The Hong Kong-China Train: Bringing over not only passengers, but laws

It’s the latest controversial plan in Hong Kong: one that would allow Chinese mainland law to apply in Hong Kong territory.

Hong Kong has unveiled a plan to build a high-speed train that links West Kowloon to the Shenzhen border – an attempt to streamline operations at the upcoming Guangzhou-Shenzhen-Hong Kong Express Rail Link, due to open in 2018 (originally supposed to be finished in 2012, but the project was five years behind schedule). The cost for this project has doubled from HK$39billion in 2007 to HK$84.4billion now. While this train, travelling at 200km/h, would highly benefit commuters and offers opportunities for new developments, it would require demolishing buildings, leaving 200 families homeless.

Under this new plan with one train and two systems, passengers must undertake border clearance procedures for both Hong Kong and China in one building. While the government says this is out of conveniency for both the police and passengers, critics say this may be violating Hong Kong law.

But that’s not the main problem – the one point that is currently under scrutiny of the public is the fact that Chinese mainland law, both criminal and civil, will be enforced in the entire area, even though it is located on Hong Kong soil.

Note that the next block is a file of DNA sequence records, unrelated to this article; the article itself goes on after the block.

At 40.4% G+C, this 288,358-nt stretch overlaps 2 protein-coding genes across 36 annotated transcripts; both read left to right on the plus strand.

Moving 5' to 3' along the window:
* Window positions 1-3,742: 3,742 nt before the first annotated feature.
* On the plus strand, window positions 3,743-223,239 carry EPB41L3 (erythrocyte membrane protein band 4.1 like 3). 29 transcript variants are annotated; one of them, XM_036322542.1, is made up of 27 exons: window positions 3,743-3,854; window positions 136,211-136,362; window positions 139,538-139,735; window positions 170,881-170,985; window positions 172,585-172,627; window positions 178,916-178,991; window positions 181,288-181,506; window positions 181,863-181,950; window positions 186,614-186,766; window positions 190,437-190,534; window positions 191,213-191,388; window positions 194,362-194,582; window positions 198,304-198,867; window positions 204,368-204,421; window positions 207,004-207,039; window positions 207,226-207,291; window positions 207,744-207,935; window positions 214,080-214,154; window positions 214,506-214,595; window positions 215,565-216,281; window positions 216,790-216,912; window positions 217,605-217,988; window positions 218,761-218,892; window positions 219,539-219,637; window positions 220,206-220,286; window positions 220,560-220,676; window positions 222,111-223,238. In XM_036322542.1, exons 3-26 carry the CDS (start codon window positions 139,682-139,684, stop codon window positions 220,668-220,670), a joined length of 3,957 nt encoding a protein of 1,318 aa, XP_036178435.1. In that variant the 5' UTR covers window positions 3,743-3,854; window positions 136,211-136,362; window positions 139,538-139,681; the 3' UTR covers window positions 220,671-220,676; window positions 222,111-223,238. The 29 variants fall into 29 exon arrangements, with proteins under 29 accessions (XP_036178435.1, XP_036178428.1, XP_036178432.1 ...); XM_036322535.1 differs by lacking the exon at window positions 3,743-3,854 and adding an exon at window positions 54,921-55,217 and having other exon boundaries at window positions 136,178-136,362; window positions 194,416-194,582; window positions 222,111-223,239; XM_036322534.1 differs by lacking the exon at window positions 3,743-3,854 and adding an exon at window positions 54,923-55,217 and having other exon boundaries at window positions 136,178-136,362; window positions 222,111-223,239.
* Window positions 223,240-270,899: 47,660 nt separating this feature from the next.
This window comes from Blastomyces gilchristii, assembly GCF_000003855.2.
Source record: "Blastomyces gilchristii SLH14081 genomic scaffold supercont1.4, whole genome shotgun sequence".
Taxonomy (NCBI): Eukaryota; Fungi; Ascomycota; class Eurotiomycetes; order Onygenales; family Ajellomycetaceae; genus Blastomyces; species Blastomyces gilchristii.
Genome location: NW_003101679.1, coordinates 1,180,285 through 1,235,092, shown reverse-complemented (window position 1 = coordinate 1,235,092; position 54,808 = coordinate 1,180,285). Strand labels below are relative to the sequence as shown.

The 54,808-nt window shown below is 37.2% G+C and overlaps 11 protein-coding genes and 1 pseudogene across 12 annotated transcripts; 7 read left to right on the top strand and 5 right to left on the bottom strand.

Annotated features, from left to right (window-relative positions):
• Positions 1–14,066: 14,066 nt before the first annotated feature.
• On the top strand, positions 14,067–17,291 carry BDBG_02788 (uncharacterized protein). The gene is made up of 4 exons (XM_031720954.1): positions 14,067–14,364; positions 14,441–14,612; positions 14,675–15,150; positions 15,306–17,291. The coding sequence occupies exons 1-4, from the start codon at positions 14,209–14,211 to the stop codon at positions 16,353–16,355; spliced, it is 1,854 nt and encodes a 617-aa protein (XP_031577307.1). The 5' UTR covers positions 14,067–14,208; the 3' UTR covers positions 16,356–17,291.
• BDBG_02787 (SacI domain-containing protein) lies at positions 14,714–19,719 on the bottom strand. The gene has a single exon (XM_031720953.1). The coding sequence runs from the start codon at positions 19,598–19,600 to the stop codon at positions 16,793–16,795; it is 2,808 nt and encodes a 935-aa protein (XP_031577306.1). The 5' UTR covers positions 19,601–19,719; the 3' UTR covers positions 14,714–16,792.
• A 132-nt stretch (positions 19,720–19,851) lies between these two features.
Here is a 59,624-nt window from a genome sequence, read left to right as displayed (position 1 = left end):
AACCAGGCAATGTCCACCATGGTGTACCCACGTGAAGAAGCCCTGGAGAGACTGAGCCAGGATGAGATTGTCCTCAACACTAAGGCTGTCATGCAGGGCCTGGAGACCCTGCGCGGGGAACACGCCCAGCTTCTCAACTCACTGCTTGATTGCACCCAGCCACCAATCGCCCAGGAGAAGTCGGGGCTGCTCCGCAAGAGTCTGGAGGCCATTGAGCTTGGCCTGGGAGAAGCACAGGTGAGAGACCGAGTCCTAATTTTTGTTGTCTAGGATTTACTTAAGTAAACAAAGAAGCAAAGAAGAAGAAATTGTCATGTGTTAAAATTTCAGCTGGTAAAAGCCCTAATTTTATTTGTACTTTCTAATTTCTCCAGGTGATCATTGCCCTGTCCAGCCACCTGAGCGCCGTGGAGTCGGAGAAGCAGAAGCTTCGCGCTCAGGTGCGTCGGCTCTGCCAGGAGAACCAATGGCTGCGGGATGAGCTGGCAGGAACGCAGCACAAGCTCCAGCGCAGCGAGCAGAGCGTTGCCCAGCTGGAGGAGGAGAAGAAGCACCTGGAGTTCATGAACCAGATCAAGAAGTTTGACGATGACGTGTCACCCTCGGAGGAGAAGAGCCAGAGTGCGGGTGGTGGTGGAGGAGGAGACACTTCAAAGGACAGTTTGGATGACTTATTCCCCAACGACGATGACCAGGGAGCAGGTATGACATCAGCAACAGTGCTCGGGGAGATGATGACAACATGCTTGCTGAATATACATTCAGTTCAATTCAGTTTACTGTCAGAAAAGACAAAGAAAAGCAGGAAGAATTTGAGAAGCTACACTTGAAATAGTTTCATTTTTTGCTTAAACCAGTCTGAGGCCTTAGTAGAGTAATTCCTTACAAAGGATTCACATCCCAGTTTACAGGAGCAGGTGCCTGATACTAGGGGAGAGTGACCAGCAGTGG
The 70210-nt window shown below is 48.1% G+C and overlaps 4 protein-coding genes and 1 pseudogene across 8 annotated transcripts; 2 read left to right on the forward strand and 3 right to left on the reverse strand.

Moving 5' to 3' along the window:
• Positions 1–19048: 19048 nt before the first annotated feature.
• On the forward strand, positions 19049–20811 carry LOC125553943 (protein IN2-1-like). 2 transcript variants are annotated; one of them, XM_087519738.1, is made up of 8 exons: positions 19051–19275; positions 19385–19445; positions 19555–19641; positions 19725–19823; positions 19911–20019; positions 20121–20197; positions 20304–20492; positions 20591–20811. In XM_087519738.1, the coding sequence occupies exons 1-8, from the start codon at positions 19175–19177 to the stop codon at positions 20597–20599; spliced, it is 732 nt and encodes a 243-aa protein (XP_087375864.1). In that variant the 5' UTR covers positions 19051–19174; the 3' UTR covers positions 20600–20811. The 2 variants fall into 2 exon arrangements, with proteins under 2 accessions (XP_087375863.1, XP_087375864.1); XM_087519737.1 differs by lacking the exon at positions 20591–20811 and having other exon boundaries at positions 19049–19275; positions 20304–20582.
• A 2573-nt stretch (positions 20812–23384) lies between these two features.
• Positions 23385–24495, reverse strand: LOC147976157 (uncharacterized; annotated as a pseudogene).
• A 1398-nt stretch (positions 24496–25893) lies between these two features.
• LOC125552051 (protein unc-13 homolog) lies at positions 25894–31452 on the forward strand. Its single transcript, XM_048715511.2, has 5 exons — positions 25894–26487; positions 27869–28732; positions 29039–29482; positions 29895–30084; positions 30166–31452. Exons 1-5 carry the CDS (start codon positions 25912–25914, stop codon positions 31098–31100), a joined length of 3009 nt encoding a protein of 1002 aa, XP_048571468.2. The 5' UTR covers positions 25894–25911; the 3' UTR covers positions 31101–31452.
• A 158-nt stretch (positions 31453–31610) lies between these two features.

Why exactly is this so worrying?

As many already know, Hong Kong has a different and separate legal system from mainland China (One Country, Two Systems). Because of this, citizens of Hong Kong have a much larger amount of freedom than mainland citizens, whether it is ranging from being able to access social media to protests. However, because China law will be applicable in the terminus, people could be arrested in Hong Kong territory for actions which are legal here, but not in China. Adding on to that, China has increasingly been delving into Hong Kong politics, such as bringing the Liaoning to Hong Kong.

My take on this event:

This plan has both its advantages and downfalls. On one hand, this train would benefit transportation throughout China greatly. But on the other, China is (in a sense) “violating” its “one country, two systems” policy with Hong Kong. While pro-democracy legislators say that they will try to veto this plan, it is unlikely that it will happen – why? Because four pro-democracy lawmakers were just ousted from Hong Kong’s legislature, another sign of the starkly different views and opinions between Beijing and Hong Kong.

While everything in this plan for the Hong Kong-China train is all out in the open, there is still one question that remains in the gray: who has jurisdiction on the trains?


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